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No-Kill - no other solution
Sit down in the waiting room at the East Honolulu Pet Hospital expecting to breeze through a pretty picture book on kittens while you wait to see the vet, and you may be in for a shock. The Dreaded Comparison - Human and Animal Slavery; Eternal Treblinka - Our Treatment of Animals and the Holocaust; Disposable Animals - Ending the Tragedy of Throwaway Pets. Horrifying photographs. Dark. Decidedly political.
"Scare you?" asks the vet. Not "scare" exactly, but the waiting room reading selection will certainly get your attention. What's going on here?
Essentially, this is no ordinary veterinary practice. Although the sign on the office building next to the Aloha station on Hawaii Kai Drive has not yet been changed, the new owners are the non-profit animal rescue group Animal CARE Foundation � East Honolulu Intervention Center. Dr. Sabina De Giacomo is the vet; she is well-equipped, a Purdue University education and 14 years of experience treating beloved family dogs, cats, and "exotics" including rabbits, guinea pigs, and birds. An impressive array of high quality medical, surgical, and 24/7 emergency care is available.
What is EXTRAordinary is that the profits of her practice provide the medical care for the less fortunate animals on Oahu: abused, misused, neglected, abandoned, the victims and vanquished.
Dr. De Giacomo's convictions run deep. She has seen a lot of suffering. The intensity of her gaze and crystal clarity of her logic will make you question long-held assumptions. She will ask you to open your eyes and heart to the fact that "humane" practices that may have made sense at one time, have increasingly devolved to become distorted, futile, economically counterproductive, and cruel. Most compelling of these is the euthanasia of tens of thousands of animals on Oahu every year.
As a society, we have largely accepted animal euthanasia as a necessary evil, the only way to control an unwanted population out of control. Dr. De Giacomo explains that once SPCAs and humane societies contracted with governments to operate city pounds - animal control - the income for their good works came from collecting strays, which set up a vicious cycle that knows no end. Of the estimated 45,000 animals rounded up on Oahu each year, 85 percent will be put to death. There are simply not enough adoptive homes to go around, not enough cages, nor enough staff to rehabilitate and care for the flood of animals collected, and there never will be.
"We MUST go to the No-Kill system," she says. "It is the only viable solution, the only way to decrease unwanted animal populations." She emphasizes, "sterilization - not extermination - is the key."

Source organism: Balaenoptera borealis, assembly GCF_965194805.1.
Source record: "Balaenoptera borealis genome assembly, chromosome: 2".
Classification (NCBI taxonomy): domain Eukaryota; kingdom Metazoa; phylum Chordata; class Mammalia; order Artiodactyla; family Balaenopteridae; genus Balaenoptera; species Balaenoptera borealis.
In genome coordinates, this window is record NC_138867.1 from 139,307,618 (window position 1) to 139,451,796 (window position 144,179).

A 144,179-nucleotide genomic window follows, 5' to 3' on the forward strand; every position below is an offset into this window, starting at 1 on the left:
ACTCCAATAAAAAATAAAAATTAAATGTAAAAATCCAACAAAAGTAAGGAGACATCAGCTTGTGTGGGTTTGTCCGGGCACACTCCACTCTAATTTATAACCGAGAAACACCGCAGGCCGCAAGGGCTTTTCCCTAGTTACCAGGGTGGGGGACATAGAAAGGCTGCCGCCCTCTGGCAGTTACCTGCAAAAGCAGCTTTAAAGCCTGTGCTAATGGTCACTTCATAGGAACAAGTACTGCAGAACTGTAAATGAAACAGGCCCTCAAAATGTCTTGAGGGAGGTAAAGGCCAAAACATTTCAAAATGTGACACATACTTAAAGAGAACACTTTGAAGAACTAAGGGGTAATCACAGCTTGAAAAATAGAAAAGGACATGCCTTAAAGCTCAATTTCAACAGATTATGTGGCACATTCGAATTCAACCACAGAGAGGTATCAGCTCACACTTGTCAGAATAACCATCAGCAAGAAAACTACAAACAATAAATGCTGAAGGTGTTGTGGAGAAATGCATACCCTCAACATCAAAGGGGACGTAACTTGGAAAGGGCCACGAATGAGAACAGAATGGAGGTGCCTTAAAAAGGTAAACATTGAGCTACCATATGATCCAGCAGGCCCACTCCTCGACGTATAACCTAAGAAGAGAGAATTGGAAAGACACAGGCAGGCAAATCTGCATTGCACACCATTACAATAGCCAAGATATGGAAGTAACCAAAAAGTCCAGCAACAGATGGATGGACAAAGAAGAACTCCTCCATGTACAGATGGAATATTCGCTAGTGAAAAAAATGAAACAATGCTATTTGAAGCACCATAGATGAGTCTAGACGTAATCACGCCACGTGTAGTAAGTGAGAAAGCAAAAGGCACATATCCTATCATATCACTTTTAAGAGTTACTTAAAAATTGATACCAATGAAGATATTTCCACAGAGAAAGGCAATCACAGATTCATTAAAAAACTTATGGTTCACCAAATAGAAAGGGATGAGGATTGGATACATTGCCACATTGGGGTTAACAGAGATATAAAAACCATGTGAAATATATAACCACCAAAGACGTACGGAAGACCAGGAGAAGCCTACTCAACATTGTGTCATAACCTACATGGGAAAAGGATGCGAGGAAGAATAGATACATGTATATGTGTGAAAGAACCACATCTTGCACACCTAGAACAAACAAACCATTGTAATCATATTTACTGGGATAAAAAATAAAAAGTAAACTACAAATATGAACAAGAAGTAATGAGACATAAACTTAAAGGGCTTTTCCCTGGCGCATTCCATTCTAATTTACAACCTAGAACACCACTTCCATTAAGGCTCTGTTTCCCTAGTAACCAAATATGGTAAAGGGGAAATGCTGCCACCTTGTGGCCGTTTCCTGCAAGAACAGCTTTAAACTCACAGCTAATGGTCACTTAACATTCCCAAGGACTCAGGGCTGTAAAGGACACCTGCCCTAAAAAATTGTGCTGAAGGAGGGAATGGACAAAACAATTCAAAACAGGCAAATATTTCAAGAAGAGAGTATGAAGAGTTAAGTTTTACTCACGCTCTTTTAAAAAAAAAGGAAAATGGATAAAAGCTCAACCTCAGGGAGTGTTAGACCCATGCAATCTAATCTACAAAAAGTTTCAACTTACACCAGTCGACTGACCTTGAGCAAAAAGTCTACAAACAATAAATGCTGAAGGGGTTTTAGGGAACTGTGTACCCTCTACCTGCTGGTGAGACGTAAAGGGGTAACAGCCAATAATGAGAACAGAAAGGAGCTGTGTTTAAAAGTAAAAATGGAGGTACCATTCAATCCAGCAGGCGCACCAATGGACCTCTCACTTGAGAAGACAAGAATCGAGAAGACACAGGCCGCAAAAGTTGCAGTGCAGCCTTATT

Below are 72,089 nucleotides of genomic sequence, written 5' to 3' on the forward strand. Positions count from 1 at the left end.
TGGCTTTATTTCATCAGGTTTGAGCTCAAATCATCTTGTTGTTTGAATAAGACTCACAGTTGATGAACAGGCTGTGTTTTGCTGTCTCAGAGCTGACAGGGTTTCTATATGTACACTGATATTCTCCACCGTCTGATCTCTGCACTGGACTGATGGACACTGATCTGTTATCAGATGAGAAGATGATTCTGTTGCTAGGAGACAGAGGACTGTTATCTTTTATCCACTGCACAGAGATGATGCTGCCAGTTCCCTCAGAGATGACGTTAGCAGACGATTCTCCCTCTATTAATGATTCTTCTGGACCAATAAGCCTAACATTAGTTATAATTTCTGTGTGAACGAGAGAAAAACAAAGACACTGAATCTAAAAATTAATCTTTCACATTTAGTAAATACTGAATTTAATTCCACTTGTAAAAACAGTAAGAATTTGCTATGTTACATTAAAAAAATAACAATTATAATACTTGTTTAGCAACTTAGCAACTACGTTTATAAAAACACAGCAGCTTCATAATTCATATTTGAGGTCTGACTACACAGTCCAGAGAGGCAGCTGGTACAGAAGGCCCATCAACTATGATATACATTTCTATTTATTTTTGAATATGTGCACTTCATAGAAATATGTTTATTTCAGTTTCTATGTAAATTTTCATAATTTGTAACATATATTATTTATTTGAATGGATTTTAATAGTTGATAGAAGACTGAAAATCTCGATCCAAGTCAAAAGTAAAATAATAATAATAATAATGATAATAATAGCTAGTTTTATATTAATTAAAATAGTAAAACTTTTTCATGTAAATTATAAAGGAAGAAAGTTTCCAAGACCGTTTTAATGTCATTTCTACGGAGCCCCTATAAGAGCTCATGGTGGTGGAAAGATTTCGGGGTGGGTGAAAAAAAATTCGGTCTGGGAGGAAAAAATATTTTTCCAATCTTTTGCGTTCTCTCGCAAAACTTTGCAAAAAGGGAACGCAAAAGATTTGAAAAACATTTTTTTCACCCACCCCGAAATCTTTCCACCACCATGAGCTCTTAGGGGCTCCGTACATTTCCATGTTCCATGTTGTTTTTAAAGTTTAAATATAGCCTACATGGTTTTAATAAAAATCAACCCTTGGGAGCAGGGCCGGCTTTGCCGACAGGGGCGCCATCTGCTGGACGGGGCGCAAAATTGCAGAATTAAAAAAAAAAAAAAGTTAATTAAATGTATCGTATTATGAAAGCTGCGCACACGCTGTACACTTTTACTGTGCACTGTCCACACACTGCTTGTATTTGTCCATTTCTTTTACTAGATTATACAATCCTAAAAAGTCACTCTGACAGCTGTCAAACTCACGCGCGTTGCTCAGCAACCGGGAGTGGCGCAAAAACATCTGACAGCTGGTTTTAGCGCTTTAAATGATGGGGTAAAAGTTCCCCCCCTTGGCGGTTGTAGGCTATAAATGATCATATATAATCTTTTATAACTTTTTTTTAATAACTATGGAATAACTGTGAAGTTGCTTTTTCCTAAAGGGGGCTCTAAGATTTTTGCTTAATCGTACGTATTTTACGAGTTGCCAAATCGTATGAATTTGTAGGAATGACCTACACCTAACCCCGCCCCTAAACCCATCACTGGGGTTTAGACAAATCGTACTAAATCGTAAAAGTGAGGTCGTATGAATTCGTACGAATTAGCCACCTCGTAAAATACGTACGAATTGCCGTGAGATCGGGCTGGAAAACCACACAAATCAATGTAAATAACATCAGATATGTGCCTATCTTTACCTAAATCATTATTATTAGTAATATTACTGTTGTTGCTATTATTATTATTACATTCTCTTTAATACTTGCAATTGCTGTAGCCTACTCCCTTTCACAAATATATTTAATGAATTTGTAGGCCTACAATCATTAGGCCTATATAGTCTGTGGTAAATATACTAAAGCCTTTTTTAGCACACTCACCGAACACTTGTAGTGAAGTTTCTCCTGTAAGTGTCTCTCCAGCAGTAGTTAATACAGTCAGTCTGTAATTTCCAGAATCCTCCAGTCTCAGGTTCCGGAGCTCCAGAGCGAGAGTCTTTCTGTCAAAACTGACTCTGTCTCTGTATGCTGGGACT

The heart of the No-Kill system is a proven effective strategy called TNR (Trap-Neuter-Release), which focuses on the vast majority of unwanted animals, feral cats.
Abandoned by their human families or simply lost, unsterilized housecats eventually band together in groups called colonies. Feral cats live in alleyways, parks, college campuses, deserted buildings, wherever there is cover and a source of food, however meager. A single unsterilized female will result in 1,200 kittens over five years. Removing and killing them does not work because as long as the habitat and food source remain, new cats will take their place.
Instead of the perpetual and expensive procedure of "trap-and-kill," there is a better way, far more effective and far more humane. TNR workers trap feral animals and deliver them to a vet, where they are evaluated, vaccinated, microchipped, and neutered. Kittens and tame adults are placed in good homes and the others returned to their familiar territory, watched over and cared for by a trained volunteer. When trap-and-kill is terminated, significant resources are available to fund TNR.
With good colony management, malnutrition and disease are eliminated. With sterilization, nuisance behaviors such as the yowling of females and the spraying of toms disappear so that colonies co-exist in harmony with human neighbors. The cats live out their lives in peace, their numbers dwindling naturally over time. Dr. De Giacomo considers the dedicated individuals who care for feral cat colonies "our community's greatest asset."
Trap-Neuter-Release, in conjunction with aggressive adoption, training, and public relations programs, have resulted in 100 percent No-Kill shelters in San Francisco and Tompkins County, New York, where the numbers of animals entering the shelters has declined dramatically, and every healthy animal who is impounded finds a home. Dr. De Giacomo believes that once people learn about the No-Kill alternative, No-Kill will become a reality in Hawaii, because, she correctly notes, it reflects the aloha and compassion of our community.
Dr. De Giacomo encourages anyone interested in the No-Kill movement to check out
www.nokillsolutions.com. Call or visit the Animal CARE Foundation to for more information, to volunteer, or to make a donation.
Animal CARE Foundation - East Honolulu Intervention Center, 6650 Hawaii Kai Drive, (808) 941-2452; Intervention, (808) 396-3333.